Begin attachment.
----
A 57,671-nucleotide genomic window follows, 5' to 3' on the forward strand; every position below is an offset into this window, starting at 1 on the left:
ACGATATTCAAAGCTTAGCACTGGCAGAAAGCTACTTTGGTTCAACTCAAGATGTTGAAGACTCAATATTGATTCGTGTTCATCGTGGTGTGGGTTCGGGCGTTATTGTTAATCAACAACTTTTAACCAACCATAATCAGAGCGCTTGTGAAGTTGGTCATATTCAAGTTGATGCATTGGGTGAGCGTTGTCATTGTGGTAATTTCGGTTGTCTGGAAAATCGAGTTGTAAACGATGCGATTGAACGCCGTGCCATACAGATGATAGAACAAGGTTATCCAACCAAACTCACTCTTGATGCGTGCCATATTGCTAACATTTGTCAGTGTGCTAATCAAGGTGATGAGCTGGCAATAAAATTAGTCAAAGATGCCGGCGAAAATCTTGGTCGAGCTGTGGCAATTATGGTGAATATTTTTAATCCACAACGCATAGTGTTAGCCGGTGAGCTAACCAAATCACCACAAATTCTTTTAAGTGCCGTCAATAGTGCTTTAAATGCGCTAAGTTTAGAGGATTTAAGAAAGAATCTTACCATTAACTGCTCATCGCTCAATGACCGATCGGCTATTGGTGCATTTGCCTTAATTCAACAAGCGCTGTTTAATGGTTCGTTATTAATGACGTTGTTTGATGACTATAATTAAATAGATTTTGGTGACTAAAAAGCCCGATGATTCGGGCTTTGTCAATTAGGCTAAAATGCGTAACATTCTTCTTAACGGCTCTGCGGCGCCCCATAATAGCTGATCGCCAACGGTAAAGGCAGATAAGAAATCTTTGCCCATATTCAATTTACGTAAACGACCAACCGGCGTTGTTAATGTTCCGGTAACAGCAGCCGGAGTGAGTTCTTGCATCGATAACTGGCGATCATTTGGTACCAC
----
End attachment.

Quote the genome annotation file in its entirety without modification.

A 57,671-nucleotide genomic window follows, 5' to 3' on the forward strand; every position below is an offset into this window, starting at 1 on the left:
ACGATATTCAAAGCTTAGCACTGGCAGAAAGCTACTTTGGTTCAACTCAAGATGTTGAAGACTCAATATTGATTCGTGTTCATCGTGGTGTGGGTTCGGGCGTTATTGTTAATCAACAACTTTTAACCAACCATAATCAGAGCGCTTGTGAAGTTGGTCATATTCAAGTTGATGCATTGGGTGAGCGTTGTCATTGTGGTAATTTCGGTTGTCTGGAAAATCGAGTTGTAAACGATGCGATTGAACGCCGTGCCATACAGATGATAGAACAAGGTTATCCAACCAAACTCACTCTTGATGCGTGCCATATTGCTAACATTTGTCAGTGTGCTAATCAAGGTGATGAGCTGGCAATAAAATTAGTCAAAGATGCCGGCGAAAATCTTGGTCGAGCTGTGGCAATTATGGTGAATATTTTTAATCCACAACGCATAGTGTTAGCCGGTGAGCTAACCAAATCACCACAAATTCTTTTAAGTGCCGTCAATAGTGCTTTAAATGCGCTAAGTTTAGAGGATTTAAGAAAGAATCTTACCATTAACTGCTCATCGCTCAATGACCGATCGGCTATTGGTGCATTTGCCTTAATTCAACAAGCGCTGTTTAATGGTTCGTTATTAATGACGTTGTTTGATGACTATAATTAAATAGATTTTGGTGACTAAAAAGCCCGATGATTCGGGCTTTGTCAATTAGGCTAAAATGCGTAACATTCTTCTTAACGGCTCTGCGGCGCCCCATAATAGCTGATCGCCAACGGTAAAGGCAGATAAGAAATCTTTGCCCATATTCAATTTACGTAAACGACCAACCGGCGTTGTTAATGTTCCGGTAACAGCAGCCGGAGTGAGTTCTTGCATCGATAACTGGCGATCATTTGGTACCAC